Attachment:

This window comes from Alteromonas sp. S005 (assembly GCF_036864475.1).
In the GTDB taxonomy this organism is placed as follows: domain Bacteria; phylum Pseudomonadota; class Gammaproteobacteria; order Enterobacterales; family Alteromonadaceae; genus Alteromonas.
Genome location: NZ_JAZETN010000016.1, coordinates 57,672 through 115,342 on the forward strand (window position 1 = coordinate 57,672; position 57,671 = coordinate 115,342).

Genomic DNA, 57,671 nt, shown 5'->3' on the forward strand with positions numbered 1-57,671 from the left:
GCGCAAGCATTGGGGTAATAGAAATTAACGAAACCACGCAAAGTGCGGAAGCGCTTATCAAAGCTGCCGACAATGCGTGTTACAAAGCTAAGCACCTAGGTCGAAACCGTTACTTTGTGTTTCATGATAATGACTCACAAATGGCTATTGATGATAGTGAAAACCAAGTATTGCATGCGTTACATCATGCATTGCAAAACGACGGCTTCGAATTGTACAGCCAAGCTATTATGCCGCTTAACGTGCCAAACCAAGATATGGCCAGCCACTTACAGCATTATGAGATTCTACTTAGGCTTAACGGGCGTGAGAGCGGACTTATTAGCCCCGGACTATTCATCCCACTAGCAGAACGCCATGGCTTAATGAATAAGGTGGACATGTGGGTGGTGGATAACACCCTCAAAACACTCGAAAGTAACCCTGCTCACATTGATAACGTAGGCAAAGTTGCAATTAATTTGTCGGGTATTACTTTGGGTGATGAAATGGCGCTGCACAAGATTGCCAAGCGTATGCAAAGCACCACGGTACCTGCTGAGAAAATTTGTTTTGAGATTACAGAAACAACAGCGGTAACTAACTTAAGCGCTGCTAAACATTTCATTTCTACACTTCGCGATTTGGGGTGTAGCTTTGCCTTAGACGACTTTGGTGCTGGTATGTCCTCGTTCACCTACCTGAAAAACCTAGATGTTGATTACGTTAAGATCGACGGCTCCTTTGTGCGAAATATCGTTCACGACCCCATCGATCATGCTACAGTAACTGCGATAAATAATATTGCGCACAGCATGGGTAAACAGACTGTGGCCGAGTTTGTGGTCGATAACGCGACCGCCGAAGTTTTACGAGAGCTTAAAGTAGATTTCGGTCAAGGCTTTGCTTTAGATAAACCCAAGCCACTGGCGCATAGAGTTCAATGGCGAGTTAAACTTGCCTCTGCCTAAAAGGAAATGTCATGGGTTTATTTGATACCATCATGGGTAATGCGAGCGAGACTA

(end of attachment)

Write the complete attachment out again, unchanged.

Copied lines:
This window comes from Alteromonas sp. S005 (assembly GCF_036864475.1).
In the GTDB taxonomy this organism is placed as follows: domain Bacteria; phylum Pseudomonadota; class Gammaproteobacteria; order Enterobacterales; family Alteromonadaceae; genus Alteromonas.
Genome location: NZ_JAZETN010000016.1, coordinates 57,672 through 115,342 on the forward strand (window position 1 = coordinate 57,672; position 57,671 = coordinate 115,342).

Genomic DNA, 57,671 nt, shown 5'->3' on the forward strand with positions numbered 1-57,671 from the left:
GCGCAAGCATTGGGGTAATAGAAATTAACGAAACCACGCAAAGTGCGGAAGCGCTTATCAAAGCTGCCGACAATGCGTGTTACAAAGCTAAGCACCTAGGTCGAAACCGTTACTTTGTGTTTCATGATAATGACTCACAAATGGCTATTGATGATAGTGAAAACCAAGTATTGCATGCGTTACATCATGCATTGCAAAACGACGGCTTCGAATTGTACAGCCAAGCTATTATGCCGCTTAACGTGCCAAACCAAGATATGGCCAGCCACTTACAGCATTATGAGATTCTACTTAGGCTTAACGGGCGTGAGAGCGGACTTATTAGCCCCGGACTATTCATCCCACTAGCAGAACGCCATGGCTTAATGAATAAGGTGGACATGTGGGTGGTGGATAACACCCTCAAAACACTCGAAAGTAACCCTGCTCACATTGATAACGTAGGCAAAGTTGCAATTAATTTGTCGGGTATTACTTTGGGTGATGAAATGGCGCTGCACAAGATTGCCAAGCGTATGCAAAGCACCACGGTACCTGCTGAGAAAATTTGTTTTGAGATTACAGAAACAACAGCGGTAACTAACTTAAGCGCTGCTAAACATTTCATTTCTACACTTCGCGATTTGGGGTGTAGCTTTGCCTTAGACGACTTTGGTGCTGGTATGTCCTCGTTCACCTACCTGAAAAACCTAGATGTTGATTACGTTAAGATCGACGGCTCCTTTGTGCGAAATATCGTTCACGACCCCATCGATCATGCTACAGTAACTGCGATAAATAATATTGCGCACAGCATGGGTAAACAGACTGTGGCCGAGTTTGTGGTCGATAACGCGACCGCCGAAGTTTTACGAGAGCTTAAAGTAGATTTCGGTCAAGGCTTTGCTTTAGATAAACCCAAGCCACTGGCGCATAGAGTTCAATGGCGAGTTAAACTTGCCTCTGCCTAAAAGGAAATGTCATGGGTTTATTTGATACCATCATGGGTAATGCGAGCGAGACTA